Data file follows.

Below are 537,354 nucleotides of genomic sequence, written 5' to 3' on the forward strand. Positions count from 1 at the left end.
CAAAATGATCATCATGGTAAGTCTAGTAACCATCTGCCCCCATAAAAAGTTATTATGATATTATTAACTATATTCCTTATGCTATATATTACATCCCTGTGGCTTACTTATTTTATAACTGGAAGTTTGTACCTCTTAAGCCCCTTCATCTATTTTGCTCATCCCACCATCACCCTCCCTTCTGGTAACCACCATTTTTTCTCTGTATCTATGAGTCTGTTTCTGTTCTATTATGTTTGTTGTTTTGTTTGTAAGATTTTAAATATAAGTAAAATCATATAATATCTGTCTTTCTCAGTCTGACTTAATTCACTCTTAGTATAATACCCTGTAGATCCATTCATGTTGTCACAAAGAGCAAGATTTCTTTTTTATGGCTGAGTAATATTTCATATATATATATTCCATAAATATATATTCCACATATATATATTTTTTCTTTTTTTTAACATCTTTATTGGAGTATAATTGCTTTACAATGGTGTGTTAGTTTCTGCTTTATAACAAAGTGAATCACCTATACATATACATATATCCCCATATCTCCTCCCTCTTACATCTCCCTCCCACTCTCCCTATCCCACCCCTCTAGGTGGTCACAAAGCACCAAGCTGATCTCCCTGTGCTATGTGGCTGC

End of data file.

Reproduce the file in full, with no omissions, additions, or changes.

Below are 537,354 nucleotides of genomic sequence, written 5' to 3' on the forward strand. Positions count from 1 at the left end.
CAAAATGATCATCATGGTAAGTCTAGTAACCATCTGCCCCCATAAAAAGTTATTATGATATTATTAACTATATTCCTTATGCTATATATTACATCCCTGTGGCTTACTTATTTTATAACTGGAAGTTTGTACCTCTTAAGCCCCTTCATCTATTTTGCTCATCCCACCATCACCCTCCCTTCTGGTAACCACCATTTTTTCTCTGTATCTATGAGTCTGTTTCTGTTCTATTATGTTTGTTGTTTTGTTTGTAAGATTTTAAATATAAGTAAAATCATATAATATCTGTCTTTCTCAGTCTGACTTAATTCACTCTTAGTATAATACCCTGTAGATCCATTCATGTTGTCACAAAGAGCAAGATTTCTTTTTTATGGCTGAGTAATATTTCATATATATATATTCCATAAATATATATTCCACATATATATATTTTTTCTTTTTTTTAACATCTTTATTGGAGTATAATTGCTTTACAATGGTGTGTTAGTTTCTGCTTTATAACAAAGTGAATCACCTATACATATACATATATCCCCATATCTCCTCCCTCTTACATCTCCCTCCCACTCTCCCTATCCCACCCCTCTAGGTGGTCACAAAGCACCAAGCTGATCTCCCTGTGCTATGTGGCTGC